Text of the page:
Another aspect of the programme is a study-support programme, which offers after-school tutoring and mentoring for schoolchildren from Mondays to Fridays - the kind of support many middle-class children get from their parents but take for granted. Most of the mentors are university students from Imperial College London, the London School of Economics, Goldsmiths, University of London, and University College London. The aim is to draw young people in through the focus weeks or even through events run by the community centre, such as workshops for the Notting Hill Carnival, and then entice them into the academic support programme. "It's no good just offering a one-off experience of university," Carr says. "That won't change people's lives."

It's an idea that seems to work. Carr shows pictures of Sandra, who came into the project through a science focus week and progressed to the study support and mentoring programme. She is now on a free bursary at Rugby School. Angie came into the project through the Notting Hill arts workshops and went on a focus week. She has just finished her first year at university.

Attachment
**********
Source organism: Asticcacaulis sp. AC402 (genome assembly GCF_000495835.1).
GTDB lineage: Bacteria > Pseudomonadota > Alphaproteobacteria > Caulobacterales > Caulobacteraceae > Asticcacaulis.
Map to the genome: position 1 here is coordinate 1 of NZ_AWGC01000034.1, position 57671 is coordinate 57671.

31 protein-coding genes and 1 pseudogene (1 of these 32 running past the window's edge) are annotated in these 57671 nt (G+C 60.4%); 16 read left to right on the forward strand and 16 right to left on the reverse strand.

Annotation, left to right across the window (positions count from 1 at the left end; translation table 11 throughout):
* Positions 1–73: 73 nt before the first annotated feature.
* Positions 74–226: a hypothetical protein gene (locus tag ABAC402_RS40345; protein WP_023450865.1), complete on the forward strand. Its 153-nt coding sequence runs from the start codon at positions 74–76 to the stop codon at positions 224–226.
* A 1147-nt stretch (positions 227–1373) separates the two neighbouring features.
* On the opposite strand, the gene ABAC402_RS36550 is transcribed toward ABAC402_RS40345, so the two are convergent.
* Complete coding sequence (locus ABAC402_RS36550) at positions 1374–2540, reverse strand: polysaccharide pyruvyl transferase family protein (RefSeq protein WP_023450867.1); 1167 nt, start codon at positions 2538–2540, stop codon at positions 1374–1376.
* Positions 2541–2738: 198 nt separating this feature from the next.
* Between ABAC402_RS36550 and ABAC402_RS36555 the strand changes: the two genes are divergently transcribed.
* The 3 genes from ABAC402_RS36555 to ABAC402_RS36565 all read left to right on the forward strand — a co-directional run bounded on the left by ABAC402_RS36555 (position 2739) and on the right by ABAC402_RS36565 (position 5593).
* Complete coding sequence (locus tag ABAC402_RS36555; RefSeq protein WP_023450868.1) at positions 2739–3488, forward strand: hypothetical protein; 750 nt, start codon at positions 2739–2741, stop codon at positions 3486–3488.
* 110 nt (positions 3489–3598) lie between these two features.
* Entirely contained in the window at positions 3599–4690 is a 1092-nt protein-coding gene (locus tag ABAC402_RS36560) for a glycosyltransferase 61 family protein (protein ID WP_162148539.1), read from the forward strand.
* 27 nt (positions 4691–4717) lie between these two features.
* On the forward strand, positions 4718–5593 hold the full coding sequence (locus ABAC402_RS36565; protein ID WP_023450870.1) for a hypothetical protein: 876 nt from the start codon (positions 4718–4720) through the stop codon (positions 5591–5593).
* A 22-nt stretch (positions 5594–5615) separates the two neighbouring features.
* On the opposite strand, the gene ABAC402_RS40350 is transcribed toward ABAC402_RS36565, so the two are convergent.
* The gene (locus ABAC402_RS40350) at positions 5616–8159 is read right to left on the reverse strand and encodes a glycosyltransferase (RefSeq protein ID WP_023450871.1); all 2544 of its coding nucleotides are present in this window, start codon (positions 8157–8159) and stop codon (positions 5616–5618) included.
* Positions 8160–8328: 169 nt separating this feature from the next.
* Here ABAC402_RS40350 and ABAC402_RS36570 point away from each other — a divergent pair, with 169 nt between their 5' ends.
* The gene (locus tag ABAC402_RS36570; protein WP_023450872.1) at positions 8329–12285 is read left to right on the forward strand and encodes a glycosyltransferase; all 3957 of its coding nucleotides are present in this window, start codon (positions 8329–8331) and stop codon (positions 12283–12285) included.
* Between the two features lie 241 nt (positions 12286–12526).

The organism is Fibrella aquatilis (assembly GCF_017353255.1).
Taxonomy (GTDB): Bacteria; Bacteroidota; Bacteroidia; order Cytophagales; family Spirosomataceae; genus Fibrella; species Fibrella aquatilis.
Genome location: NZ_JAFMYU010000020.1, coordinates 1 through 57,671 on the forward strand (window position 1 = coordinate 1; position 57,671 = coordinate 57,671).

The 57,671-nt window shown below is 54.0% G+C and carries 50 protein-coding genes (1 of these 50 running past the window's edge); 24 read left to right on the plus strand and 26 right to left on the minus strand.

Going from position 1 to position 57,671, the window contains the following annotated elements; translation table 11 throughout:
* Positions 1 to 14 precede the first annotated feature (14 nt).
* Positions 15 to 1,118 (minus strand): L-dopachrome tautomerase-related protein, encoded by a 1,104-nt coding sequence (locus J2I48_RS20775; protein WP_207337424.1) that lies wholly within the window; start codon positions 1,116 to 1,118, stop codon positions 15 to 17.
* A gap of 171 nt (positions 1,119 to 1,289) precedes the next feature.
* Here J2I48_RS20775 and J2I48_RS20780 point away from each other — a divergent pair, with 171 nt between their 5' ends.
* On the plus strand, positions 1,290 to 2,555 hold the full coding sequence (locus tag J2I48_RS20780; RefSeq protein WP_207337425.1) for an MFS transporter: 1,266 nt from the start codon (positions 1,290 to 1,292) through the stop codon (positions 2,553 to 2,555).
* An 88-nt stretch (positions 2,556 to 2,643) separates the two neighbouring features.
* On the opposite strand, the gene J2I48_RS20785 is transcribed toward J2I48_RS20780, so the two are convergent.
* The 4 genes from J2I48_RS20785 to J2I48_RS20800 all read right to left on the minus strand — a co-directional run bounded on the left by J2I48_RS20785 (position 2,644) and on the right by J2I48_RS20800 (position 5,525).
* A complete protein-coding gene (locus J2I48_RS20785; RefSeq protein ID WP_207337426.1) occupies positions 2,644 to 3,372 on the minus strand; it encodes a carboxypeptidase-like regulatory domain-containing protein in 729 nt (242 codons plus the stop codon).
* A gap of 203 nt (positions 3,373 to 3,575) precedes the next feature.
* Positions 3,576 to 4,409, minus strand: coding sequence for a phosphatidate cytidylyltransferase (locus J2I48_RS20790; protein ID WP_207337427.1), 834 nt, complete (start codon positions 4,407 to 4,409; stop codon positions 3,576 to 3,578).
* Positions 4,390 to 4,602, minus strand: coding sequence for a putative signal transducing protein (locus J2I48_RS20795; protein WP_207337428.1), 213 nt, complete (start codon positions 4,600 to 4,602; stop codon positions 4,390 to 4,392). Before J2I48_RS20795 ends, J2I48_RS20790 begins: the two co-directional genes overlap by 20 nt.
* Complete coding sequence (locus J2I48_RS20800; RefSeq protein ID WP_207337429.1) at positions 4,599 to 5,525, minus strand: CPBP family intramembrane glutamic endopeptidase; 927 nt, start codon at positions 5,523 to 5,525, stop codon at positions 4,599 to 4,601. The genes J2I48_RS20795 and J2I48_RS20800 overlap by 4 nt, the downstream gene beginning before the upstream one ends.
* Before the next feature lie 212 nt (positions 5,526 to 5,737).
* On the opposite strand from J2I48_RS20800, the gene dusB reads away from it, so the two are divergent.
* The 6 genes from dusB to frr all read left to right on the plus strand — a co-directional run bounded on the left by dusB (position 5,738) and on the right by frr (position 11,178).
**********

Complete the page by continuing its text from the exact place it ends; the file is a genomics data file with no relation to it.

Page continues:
The setting for the project is very important. Although it is based at a former school, it has been set up to have a different feel from a school. The playground has been converted into a garden with plants dividing it into different sections. To get to the after-school support area, you have to go past some of the Notting Hill Carnival costumes, including a giant giraffe. The study room is open plan and there are pictures of all the students on the walls. On each the students have written a bit about themselves and their goals. There is a star chart that measures their progress. Rewarding good behaviour is at the heart of the Into University project. The aim is to be a "home from home", not to do work that schools should be doing. "We are trying to give the children the help parents would like to give them," says Carr, adding that many of the parents will not have been to university and do not know the terminology or have the expectations that those who have been might have. Some have lots of children and cannot give each one the concentrated time they need; others have English as a second language. Low self-esteem is another problem passed down the generations.